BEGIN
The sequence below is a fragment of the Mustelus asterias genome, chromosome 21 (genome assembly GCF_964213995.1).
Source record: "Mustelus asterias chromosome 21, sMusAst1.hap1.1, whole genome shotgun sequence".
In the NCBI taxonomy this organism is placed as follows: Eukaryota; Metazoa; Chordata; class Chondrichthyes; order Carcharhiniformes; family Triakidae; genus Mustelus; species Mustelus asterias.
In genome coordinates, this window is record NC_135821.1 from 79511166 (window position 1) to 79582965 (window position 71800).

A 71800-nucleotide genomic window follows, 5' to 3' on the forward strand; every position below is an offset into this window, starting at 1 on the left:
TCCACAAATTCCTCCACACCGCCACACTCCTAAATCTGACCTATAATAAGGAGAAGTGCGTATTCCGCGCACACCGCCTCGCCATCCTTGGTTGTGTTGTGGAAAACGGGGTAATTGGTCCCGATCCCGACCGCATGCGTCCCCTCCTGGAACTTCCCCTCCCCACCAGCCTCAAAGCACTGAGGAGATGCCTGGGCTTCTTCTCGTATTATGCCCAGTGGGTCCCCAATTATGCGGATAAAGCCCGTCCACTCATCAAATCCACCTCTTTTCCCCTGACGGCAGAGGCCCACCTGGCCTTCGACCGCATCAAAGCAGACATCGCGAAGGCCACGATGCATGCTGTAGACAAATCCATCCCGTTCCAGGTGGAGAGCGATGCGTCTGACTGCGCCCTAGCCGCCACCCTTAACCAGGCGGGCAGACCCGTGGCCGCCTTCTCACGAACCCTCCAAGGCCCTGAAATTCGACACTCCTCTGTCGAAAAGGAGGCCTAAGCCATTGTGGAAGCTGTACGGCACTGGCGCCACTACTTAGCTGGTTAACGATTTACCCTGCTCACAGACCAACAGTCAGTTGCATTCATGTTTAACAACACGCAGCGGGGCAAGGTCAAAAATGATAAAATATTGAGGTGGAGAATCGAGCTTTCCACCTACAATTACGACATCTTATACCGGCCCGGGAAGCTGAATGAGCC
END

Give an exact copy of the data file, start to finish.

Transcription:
The sequence below is a fragment of the Mustelus asterias genome, chromosome 21 (genome assembly GCF_964213995.1).
Source record: "Mustelus asterias chromosome 21, sMusAst1.hap1.1, whole genome shotgun sequence".
In the NCBI taxonomy this organism is placed as follows: Eukaryota; Metazoa; Chordata; class Chondrichthyes; order Carcharhiniformes; family Triakidae; genus Mustelus; species Mustelus asterias.
In genome coordinates, this window is record NC_135821.1 from 79511166 (window position 1) to 79582965 (window position 71800).

A 71800-nucleotide genomic window follows, 5' to 3' on the forward strand; every position below is an offset into this window, starting at 1 on the left:
TCCACAAATTCCTCCACACCGCCACACTCCTAAATCTGACCTATAATAAGGAGAAGTGCGTATTCCGCGCACACCGCCTCGCCATCCTTGGTTGTGTTGTGGAAAACGGGGTAATTGGTCCCGATCCCGACCGCATGCGTCCCCTCCTGGAACTTCCCCTCCCCACCAGCCTCAAAGCACTGAGGAGATGCCTGGGCTTCTTCTCGTATTATGCCCAGTGGGTCCCCAATTATGCGGATAAAGCCCGTCCACTCATCAAATCCACCTCTTTTCCCCTGACGGCAGAGGCCCACCTGGCCTTCGACCGCATCAAAGCAGACATCGCGAAGGCCACGATGCATGCTGTAGACAAATCCATCCCGTTCCAGGTGGAGAGCGATGCGTCTGACTGCGCCCTAGCCGCCACCCTTAACCAGGCGGGCAGACCCGTGGCCGCCTTCTCACGAACCCTCCAAGGCCCTGAAATTCGACACTCCTCTGTCGAAAAGGAGGCCTAAGCCATTGTGGAAGCTGTACGGCACTGGCGCCACTACTTAGCTGGTTAACGATTTACCCTGCTCACAGACCAACAGTCAGTTGCATTCATGTTTAACAACACGCAGCGGGGCAAGGTCAAAAATGATAAAATATTGAGGTGGAGAATCGAGCTTTCCACCTACAATTACGACATCTTATACCGGCCCGGGAAGCTGAATGAGCC